Simon Cowell has cooked up a new TV format, Walk the Line, a heady mix of talent show and what ITV hints is actual tightrope walking. It will be broadcast later this year, but the 62-year-old music mogul won’t be one of the on-screen judges. He’s scaling back his filming commitments to spend more time with his girlfriend, Lauren Silverman, 44, and their seven-year-old son, Eric.
So we’ll miss out on his acid tongue?
Yes, though the contestants won’t mind. Cowell’s brutal appraisals of wannabe entertainers have included: “You look like one of those creatures that live in the jungle”; and “If you had lived 2,000 years ago and sung like that, I think they would have stoned you”. It makes for good telly: Cowell has built a £400m fortune thanks to The X Factor and Got Talent franchises. The latter has spawned 70 international versions, from Iceland to India, making it the most successful reality TV format ever. Cowell further monetised his newly minted stars through his record label, Syco Music, which signed acts such as One Direction and Little Mix. It had 41 No 1 singles in the UK over its 18-year lifespan.
Was he destined for fame?
Cowell had a comfortable upbringing in Hertfordshire. His desire to succeed was evident from a young age – he would flip over the Monopoly board when he was losing – as was his fascination with celebrity. He remembers peeking over the fence at the parties of his film-producer neighbour, attended by stars including Elizabeth Taylor and Richard Burton, and thinking: “I’d like to be there.” But his move into the music business, aided by his father, who was head of property at EMI, had several false starts. Cowell eventually established a career creating novelty records for wrestlers, puppets and Power Rangers. He once put on a dog costume to mime a song by Wonder Dog on Top of the Pops.
When did he hit the big time?
In 2001, when he was one of the judges on the first series of Pop Idol, a precursor of The X Factor. American Idol was launched in 2002, The X Factor in 2004 and Britain’s Got Talent in 2007. The shows were inescapable: the 2009 final of Britain’s Got Talent pulled in more than 17 million viewers. Cowell produced the shows and masterminded every detail: he would often stay up all night rewatching and analysing episodes. “I can spot a light bulb out at 100 metres,” he said. It paid off: in 2013 Cowell made £61m and tied with Howard Stern as America’s highest-paid TV personality.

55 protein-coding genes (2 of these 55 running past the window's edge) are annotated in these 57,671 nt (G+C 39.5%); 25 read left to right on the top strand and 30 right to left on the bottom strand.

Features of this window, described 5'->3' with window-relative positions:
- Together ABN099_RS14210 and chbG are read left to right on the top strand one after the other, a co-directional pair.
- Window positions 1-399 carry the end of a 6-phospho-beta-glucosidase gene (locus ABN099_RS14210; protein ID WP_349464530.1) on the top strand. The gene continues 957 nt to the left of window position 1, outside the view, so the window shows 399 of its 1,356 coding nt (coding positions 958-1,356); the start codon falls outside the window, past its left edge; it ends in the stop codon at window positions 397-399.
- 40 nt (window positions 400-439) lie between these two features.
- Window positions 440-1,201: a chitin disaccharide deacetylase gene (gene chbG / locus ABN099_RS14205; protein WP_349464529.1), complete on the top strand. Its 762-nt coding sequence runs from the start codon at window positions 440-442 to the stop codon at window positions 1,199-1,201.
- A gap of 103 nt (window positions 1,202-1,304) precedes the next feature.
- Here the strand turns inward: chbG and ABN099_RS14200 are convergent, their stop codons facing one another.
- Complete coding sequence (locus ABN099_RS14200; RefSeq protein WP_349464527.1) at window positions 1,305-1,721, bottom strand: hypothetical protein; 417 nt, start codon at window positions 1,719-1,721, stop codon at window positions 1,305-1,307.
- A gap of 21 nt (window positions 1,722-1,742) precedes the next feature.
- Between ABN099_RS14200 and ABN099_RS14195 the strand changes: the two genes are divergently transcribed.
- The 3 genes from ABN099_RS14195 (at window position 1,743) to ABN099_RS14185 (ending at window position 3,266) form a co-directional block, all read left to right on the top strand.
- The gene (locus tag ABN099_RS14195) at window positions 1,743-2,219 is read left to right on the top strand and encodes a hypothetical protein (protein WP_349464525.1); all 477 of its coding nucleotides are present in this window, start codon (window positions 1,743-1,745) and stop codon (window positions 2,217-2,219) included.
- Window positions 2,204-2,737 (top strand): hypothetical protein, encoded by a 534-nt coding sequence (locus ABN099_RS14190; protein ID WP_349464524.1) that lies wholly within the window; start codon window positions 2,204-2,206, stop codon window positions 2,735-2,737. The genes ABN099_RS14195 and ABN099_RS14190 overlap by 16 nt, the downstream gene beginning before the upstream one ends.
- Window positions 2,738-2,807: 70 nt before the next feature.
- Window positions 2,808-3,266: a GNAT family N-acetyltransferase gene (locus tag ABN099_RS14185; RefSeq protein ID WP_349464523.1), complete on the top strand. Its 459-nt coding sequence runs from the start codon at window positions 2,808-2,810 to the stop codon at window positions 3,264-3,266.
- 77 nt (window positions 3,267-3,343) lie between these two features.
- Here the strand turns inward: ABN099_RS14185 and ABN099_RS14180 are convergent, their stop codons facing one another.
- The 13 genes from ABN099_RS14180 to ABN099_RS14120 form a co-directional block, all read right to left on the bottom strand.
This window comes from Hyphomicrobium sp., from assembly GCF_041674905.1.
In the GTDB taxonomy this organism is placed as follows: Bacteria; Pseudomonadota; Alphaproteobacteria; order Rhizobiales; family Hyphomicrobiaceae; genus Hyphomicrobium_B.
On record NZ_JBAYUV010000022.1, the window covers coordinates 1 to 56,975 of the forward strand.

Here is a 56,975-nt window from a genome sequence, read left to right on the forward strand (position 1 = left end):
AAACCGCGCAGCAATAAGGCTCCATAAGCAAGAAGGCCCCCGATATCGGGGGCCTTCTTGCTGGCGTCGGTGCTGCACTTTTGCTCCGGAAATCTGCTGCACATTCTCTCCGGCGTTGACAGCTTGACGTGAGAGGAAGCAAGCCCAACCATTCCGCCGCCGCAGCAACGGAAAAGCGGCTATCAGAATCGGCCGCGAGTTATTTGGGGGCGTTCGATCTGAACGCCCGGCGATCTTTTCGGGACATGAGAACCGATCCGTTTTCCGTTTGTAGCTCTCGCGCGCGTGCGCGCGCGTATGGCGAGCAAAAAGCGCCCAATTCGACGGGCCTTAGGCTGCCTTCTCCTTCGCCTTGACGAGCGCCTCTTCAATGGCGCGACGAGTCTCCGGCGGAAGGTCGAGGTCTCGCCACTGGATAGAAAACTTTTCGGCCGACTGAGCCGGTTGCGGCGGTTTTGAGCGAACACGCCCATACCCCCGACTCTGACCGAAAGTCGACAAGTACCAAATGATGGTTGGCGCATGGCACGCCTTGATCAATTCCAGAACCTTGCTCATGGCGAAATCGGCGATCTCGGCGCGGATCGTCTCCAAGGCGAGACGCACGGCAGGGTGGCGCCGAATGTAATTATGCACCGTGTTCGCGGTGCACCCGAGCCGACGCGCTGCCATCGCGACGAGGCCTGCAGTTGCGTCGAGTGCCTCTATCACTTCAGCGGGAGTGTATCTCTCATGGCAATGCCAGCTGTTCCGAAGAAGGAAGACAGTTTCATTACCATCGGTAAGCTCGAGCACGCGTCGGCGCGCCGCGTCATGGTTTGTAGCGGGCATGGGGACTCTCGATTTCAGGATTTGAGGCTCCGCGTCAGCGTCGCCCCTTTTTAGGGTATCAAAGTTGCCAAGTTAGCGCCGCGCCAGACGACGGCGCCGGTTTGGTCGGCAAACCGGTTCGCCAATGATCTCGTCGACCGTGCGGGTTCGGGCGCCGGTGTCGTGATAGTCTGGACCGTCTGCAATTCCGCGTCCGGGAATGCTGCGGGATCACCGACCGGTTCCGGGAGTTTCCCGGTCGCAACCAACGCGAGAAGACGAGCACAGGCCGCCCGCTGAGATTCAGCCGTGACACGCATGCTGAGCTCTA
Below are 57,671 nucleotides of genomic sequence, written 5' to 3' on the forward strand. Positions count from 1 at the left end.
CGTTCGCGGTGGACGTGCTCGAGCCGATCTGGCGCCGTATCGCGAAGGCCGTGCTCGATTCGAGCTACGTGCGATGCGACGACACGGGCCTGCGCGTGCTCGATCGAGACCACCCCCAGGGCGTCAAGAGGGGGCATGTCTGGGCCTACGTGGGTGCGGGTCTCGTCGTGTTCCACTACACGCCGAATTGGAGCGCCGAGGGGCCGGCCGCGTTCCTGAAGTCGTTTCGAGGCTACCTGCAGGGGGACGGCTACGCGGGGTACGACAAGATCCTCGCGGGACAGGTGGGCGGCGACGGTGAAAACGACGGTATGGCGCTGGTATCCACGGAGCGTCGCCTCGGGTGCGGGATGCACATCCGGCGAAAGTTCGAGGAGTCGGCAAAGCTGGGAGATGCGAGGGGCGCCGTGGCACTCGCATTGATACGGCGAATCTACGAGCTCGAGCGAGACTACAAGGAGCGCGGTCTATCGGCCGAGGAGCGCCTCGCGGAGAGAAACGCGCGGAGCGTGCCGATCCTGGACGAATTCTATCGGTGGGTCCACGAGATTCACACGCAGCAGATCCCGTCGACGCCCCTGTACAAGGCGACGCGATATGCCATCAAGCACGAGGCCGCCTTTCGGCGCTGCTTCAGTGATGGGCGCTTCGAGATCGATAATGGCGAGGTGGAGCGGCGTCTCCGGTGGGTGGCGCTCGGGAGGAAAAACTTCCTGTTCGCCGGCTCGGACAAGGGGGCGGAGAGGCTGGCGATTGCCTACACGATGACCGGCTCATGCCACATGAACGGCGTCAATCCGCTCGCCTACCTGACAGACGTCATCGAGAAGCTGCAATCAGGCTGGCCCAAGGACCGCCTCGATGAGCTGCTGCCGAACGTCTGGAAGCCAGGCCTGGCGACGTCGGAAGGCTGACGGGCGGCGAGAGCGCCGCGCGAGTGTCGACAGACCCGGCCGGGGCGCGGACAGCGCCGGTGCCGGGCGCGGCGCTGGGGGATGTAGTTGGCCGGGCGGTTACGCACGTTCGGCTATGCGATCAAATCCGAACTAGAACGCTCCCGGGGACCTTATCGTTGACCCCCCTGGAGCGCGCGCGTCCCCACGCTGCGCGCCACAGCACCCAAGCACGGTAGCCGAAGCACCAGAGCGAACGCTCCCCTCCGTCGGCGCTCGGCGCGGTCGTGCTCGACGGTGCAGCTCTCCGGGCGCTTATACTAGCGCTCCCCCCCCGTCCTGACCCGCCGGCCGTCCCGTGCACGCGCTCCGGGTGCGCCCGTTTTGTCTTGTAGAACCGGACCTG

Is his personal life equally glitzy?
Cowell’s high-waisted trousers, plunging V-neck tees and bushy chest hair clearly do it for some women. He’s dated a string of Page 3 girls, models and lapdancers, and once had a fling with Dannii Minogue. He used to have a marked distaste for commitment: while dating TV presenter Terri Seymour, he reportedly referred to her as “my current girlfriend” and dismissed talk of children by suggesting that she get a pet terrapin. But Cowell now seems to be enjoying family life and is keen for his son, Eric, to join him in showbusiness one day.
Where do the Cowell clan live?
Between a £18m home in Malibu – where Cowell had an accident on an electric bike last summer and was almost paralysed for life – and a £15m mansion in Wimbledon, southwest London. He’s fond of creature comforts: he once paid £2,000 to have a bath in a London hotel suite when his boiler was broken. He’s also dabbled in lavish, often bizarre health treatments, including a sheep placenta facial and being wrapped in clingfilm and tinfoil after being covered in “detoxing” oils. “After about two months I realised, this is actually torture,” he said of the latter procedure. More regular are his Botox injections and a weekly vitamin drip. Yet he still smokes, a habit he picked up when he was eight.
The X Factor hasn’t aired since 2018 and ratings for his other shows are plunging. Cowell sold his record label to Sony in 2020 and, like many celebrities in the twilight of their careers, has turned to Las Vegas. America’s Got Talent Live opened there this month. While Cowell is still a commercial force, the golden age of reality TV is very much over: who’d be publicly humiliated by him when internet fame and fortune are just a TikTok away?